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Jean-Michel Basquiat and His Subject(1960-1988)


By CatherineYen(20,979) CatherineYen

Posted Tuesday, January 01, 2008
View All Blog Posts submitted by CatherineYen


 
 
"Future Science versus Man" circa 1983
 
Basquiat lived like a flame.  He burned really bright.  Then the fire went out.  But the embers are still hot." Fred Braithwaite, a friend of Jean-Michel Basquiat, recalled at a memorial gathering.  Jean-Michel Basquiat ws born on December 22, 1960 in New York.  His father, Gerard Basquiat, waw born in Port-au Prince, Haiti, and his mother, Matilde Andradas, was born in Brooklyn of Puerto Rican parents.  At an early age, Basquiat showed an affinity for drawing.  His mother had a strong interest in fashion design and sketching, and she frequently drawed with Basquiat.  Jean-Michel often visited The Brooklyn Museum of Modern Art, and the Metropolitan Musuem of Art with his mother, and she continued to encourage his interest in art and emphasized theh importance of education.  In 1967, he made drawing with a school friend and they created a children's book, written by Basquiat.  In May 1968, while playing ball in the street, Basquiat was hit by an automobile and broke an arm.  At the recovering period, he received a copy of Gray's Anatomy from his  mother.  The book makes a lasting impression on Basquiat, and its influence is found in his later work with anatomical drawings and prints.
 
When he was at hight school, he met Al Diaz, who is a graffitist, and they collaborated on the SAMO project in which they began spray-painting aphorisms on subways and buildings around lower Manhattan.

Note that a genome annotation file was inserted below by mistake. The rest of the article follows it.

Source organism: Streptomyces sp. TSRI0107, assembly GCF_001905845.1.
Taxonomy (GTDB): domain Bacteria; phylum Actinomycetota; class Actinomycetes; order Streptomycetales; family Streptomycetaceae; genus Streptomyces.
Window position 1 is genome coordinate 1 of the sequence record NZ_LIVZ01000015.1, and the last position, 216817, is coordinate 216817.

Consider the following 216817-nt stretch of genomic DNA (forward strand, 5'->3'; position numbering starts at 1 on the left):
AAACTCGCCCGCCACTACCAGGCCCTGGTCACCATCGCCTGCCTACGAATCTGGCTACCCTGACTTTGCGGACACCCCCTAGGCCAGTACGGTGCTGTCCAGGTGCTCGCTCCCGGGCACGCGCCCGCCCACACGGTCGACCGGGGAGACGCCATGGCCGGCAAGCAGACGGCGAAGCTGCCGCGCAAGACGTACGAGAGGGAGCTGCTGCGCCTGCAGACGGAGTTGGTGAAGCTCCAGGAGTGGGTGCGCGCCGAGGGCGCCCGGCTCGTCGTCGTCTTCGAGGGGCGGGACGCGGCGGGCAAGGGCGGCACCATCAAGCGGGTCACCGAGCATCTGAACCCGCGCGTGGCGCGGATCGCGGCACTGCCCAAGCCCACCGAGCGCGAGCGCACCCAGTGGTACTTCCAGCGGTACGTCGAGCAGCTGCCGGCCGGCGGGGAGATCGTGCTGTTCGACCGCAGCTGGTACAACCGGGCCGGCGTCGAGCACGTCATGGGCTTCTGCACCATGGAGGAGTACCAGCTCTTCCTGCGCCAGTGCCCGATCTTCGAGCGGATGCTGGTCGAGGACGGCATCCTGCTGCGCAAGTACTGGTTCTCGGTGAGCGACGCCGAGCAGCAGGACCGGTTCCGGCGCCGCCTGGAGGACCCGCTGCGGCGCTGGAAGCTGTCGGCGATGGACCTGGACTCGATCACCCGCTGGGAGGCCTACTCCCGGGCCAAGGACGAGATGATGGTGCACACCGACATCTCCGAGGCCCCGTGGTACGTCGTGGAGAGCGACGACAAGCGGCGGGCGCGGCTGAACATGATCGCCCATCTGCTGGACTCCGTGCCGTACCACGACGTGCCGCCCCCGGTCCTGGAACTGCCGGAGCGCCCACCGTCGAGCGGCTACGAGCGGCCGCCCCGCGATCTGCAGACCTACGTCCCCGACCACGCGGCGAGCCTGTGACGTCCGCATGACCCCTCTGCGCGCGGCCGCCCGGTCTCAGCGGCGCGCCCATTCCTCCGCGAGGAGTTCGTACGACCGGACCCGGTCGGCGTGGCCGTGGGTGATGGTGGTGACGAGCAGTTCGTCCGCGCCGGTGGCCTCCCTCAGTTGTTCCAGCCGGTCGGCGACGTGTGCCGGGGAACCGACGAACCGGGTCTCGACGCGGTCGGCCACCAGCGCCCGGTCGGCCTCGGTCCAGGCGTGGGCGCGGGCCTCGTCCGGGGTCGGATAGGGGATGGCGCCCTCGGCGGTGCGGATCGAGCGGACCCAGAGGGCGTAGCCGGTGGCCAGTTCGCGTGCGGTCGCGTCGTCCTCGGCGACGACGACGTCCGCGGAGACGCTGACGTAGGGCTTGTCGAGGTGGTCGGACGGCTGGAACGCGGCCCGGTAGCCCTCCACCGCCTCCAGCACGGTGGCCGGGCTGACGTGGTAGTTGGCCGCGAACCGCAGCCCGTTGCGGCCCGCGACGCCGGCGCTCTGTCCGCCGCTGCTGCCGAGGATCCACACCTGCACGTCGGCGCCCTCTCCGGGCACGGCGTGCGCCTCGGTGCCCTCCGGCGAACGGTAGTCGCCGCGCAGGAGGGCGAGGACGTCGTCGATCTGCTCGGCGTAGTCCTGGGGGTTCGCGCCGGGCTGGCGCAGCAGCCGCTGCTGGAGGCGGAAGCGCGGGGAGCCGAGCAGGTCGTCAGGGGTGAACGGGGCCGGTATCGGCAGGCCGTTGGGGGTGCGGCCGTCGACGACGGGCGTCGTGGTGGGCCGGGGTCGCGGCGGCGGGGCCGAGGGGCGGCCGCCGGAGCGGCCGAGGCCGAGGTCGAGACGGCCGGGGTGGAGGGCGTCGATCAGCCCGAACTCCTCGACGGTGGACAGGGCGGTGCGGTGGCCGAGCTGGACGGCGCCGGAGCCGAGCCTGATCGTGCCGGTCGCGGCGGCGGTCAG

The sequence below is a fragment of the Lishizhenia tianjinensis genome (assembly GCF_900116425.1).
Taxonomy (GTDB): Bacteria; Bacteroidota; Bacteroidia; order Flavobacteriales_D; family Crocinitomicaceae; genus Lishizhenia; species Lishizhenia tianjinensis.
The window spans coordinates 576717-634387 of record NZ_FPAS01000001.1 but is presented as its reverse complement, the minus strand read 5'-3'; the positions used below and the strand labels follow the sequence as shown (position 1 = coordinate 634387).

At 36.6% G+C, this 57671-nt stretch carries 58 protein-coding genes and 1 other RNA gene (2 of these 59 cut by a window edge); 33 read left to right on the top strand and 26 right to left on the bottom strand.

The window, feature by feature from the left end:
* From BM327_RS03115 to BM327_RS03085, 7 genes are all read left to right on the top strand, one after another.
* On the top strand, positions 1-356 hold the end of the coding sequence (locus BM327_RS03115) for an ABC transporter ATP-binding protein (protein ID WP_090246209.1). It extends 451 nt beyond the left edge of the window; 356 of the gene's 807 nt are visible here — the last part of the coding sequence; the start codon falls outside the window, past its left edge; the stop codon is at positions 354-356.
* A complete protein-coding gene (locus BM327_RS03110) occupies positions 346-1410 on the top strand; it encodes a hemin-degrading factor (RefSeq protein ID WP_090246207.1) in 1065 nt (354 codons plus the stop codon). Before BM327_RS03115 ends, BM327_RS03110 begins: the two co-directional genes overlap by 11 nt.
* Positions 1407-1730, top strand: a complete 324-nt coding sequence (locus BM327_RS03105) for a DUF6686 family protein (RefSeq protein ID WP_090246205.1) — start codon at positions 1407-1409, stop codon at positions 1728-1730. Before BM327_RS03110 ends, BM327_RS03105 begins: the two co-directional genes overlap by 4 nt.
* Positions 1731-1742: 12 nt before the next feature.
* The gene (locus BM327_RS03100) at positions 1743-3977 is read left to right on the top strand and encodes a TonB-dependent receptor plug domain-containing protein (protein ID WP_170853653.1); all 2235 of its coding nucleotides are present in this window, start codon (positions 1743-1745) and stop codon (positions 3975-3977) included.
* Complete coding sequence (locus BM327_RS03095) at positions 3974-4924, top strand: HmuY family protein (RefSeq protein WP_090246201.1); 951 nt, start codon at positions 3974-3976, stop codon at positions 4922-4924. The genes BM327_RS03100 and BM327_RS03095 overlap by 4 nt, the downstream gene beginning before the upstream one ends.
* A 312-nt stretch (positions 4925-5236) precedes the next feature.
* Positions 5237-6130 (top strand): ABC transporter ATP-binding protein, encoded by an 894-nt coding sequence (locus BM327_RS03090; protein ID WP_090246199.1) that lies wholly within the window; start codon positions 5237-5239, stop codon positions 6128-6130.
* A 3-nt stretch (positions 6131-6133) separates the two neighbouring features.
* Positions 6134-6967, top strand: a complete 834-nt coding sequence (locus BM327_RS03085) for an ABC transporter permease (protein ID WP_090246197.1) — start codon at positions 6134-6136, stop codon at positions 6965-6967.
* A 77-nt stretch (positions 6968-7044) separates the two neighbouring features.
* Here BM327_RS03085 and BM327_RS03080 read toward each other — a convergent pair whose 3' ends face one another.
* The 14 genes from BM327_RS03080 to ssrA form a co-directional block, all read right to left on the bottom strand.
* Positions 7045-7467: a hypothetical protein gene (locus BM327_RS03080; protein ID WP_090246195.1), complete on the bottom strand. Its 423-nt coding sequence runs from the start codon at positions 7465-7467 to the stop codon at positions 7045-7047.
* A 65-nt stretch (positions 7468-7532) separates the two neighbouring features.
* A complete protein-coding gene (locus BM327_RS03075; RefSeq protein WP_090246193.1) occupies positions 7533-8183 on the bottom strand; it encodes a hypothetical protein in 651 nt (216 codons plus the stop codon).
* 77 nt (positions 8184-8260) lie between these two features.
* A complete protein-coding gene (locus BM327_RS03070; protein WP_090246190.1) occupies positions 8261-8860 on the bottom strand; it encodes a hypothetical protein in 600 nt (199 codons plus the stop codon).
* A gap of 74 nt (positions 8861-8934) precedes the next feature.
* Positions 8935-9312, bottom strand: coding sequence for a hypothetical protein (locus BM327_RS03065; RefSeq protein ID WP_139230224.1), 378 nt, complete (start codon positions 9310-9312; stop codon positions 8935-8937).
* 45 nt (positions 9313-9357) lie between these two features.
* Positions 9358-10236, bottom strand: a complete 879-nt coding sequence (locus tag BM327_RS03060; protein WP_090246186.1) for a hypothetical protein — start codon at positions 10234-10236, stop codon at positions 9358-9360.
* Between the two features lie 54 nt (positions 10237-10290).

Basquiat's fascination with stardom is a recurring subject in his life.  As he had said :"Since I was seventeen, I thought I might be a star..., I had a romantic feeling of how people had become famous."  In June, 1980, Basquiat's art was publicly exhibited for the first time in the "Time Square Show."  Since the exhibition was enthusiastically received by the art world, Basquiate was encouraged by the recognition of his artistic talent.  Next year, he was included in "New York/New Wave," which included more than twenty artists, Basquiat had high visibility in the show, and his works attracted the attention of art dealers.  Since then, Basquiat's paintings have been presented in group exhibition or one-artist exhibitions in the United States and other countries, including Germany, Holland, Swiss, Italy, France, etc.  In addition, Basquiat is one of the youngest artists in several shows, like "Documentary 7" in Kassel, West Germany, "1983 Biennial Exhibition"  at the Whitney Museum of American Art, New York. On February 10, 1985, he appeared on the cover of The New York Times Magazine.  On August 12, 1988, Jean-Michel Basquiat died in his Great Jones Street loft at the age of twenty-seven.
 
During his short age but productive nine-year career, Jean-Micehl Basquiat produced a serious and significant body of work.  It is extremely rich in color, imagery, text and references.  With a number of recurring subjects, images and themes that dominate his paintings and drawings, he consciously and deliberately reveals his artistic statement.  These general categories of subjects include Autobiography, Black Heros, Comics and Cartoons,Anatomy, Graffiti and Graffite-related signs and symbols, as well as carefully chosen words and phrases that refer to Money, Racism, and Death.  They occur in many different languages, including English, Spanish, French, German, and Italian, and in all the diverse media that Basquiat utilized--painting, drawing, collages, silkscreens, and sculpture.  These themes vary in intensity and frequency over the various phases of the artist's career, although almost any Basquiat work since 1981 would contain many of these elements.



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Posted to ProBlogs.com on Tuesday, January 01, 2008
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